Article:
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Summer Reading & Activity Books for Kids – 07/20/13

Posted on: Friday, July 19th, 2013

As summer is in full swing we all look to sunny warm days to be out and about with the kids.  It may be on vacation or around the neighborhood.  But, sometimes the weather doesn’t cooperate and we look for other ways to entertain the kids.  Or, thinking about the dreaded “Summer Learning Loss”, parents look activities to keep the kids reading over the summer.  Activity books are a great way to keep the kids busy and learning over the summer and they’re fun so the kids will want to read them.  To get you started, here are some suggestions.

National Geographic Kids Quiz Whiz: 1,000 Super Fun, Mind-bending, Totally Awesome Trivia Questions by National Geographic Kids is for kids age 8 and up.  “You’ll find 1,000 fun, fascinating, and funny quiz questions like these below in the new National Geographic Kids Quiz Whiz book. These aren’t the kinds of quizzes kids take in school.  Instead, they are full of trivia that kids will love to share with friends and family.  They can even put their whole family to the test and see who scores the highest.  With a dynamic design and with tons of colorful photos, these quizzes will be fun to look, too!
Based on one of the most popular features on the National Geographic Kids website, this collection of themed quizzes, true-and-false questions, and photo-driven quizzes, will include questions about animals, weather, countries, and lots more. This compact book is just he right size to toss into a backpack and will make car trips, dentists’ waiting rooms, even visits to the mall enjoyable experiences for all.

How hot is lightning?

  1. as hot as a microwave on high
  2. as hot as the sun’s surface
  3. five times hotter than the sun’s surface
  4. as hot as lava

(Correct answer: C)

What’s do you call a group of cats?

  1. a scratch
  2. a clowder
  3. a felinopolis
  4. a cat-astrophe

(Correct answer: B)

Review from Amazon.

Magic Tree House: Games and Puzzles from the Tree House by Mary Pope Osborne, Natalie Pope Boyce and Sal Murdocca is for kids ages 6 through 9.  “The best activity book for kids who love the Magic Tree House series!
Travel through time and around the world with Jack and Annie to help them solve mazes and crossword puzzles, break secret codes, play games, draw pictures, and more!  They’ve seen the age of the dinosaurs and the high-tech future; they’ve visited freezing Antarctica and scorching deserts—and now Jack and Annie need your help with five activities from every Magic Tree House adventure, from Magic Tree House #1: Dinosaurs Before Dark to Magic Tree House #44: A Ghost Tale for Christmas Time.  Over 200 activities included! So many activities . . . so much fun!”  Review from Amazon.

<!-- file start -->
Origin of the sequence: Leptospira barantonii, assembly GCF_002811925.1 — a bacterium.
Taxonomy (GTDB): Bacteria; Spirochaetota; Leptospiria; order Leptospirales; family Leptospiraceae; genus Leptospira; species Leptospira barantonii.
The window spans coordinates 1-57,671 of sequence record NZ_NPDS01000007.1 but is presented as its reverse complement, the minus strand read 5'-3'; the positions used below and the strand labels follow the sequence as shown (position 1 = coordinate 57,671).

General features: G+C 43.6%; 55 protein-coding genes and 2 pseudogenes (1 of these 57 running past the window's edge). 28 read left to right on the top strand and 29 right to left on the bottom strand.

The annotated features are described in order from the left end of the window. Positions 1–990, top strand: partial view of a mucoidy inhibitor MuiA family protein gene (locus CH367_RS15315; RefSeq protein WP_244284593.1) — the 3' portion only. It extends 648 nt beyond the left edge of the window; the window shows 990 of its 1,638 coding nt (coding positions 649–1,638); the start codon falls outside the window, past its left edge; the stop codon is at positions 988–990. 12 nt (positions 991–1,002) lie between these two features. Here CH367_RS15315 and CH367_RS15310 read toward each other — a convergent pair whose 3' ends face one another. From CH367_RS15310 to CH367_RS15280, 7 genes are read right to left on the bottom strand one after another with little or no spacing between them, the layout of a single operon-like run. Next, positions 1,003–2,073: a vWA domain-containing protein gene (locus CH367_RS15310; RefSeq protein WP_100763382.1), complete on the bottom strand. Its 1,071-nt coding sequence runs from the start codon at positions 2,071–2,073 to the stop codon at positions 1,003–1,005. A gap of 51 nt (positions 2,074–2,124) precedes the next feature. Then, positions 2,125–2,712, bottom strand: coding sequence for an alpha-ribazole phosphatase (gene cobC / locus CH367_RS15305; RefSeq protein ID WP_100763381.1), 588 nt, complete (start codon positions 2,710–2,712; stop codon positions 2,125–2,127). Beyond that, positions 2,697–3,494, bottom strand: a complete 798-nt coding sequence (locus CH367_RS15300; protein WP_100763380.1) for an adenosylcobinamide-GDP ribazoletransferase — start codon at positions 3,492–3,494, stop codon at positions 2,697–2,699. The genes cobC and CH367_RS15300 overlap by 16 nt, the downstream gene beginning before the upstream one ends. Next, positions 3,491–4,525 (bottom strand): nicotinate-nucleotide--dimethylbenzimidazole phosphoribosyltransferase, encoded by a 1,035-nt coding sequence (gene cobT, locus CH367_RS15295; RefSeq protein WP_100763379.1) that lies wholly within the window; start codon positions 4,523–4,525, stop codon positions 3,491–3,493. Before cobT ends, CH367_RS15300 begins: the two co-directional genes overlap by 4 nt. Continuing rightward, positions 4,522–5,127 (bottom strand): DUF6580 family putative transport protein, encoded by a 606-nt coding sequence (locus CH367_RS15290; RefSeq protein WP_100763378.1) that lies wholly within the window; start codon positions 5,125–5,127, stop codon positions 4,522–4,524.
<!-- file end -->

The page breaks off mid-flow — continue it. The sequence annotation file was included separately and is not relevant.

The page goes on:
Recycled Robots: 10 Robot Projects by Robert Malone is for kids age 8 and up.  “Robots and kids: a perfect combination.  From R2-D2 to the Transformers to WALL-E, robots are a source of endless fascination.  Now comes an irresistible book and kit that shows how to make ten different robots—that move—out of the most ordinary things from around the house.  By delivering an experience that’s so much richer than putting together a model, this book gets to the essence of creativity and imaginative problem-solving and shows how to be an inventor, designer, and engineer all in one.
Created by robot expert Robert Malone, chairman of the Automation Hall of Fame, the plans are ingenious and include a materials list (rounding it up is like a treasure hunt!) plus step-by-step directions illustrated with detailed, full-color photographs. The kit includes all the essential accessories: a battery-operated motor and two windup walkers, plus templates, dowels, beads, wire, mounting squares—and googly eyes.
Transform a leftover action figure into Armorbot.  Start with a few paper cups, and presto, Cupbot.  Repurpose cardboard boxes and tubes into the endlessly adaptable Boxbot—it even has a rotating head. From the tiny Hopbot—put it on the floor and you’ll see how it got its name—to giant Styrobot, here are ten plans to make a roomful of robotic wonders.”  Review from Amazon.

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This entry was posted in Activities for kids, Activity Book, Book recommendations, Games, Mary Pope Osborne, parent involvement, Puzzles, Reading, Summer, Summer learning loss. Bookmark the permalink.

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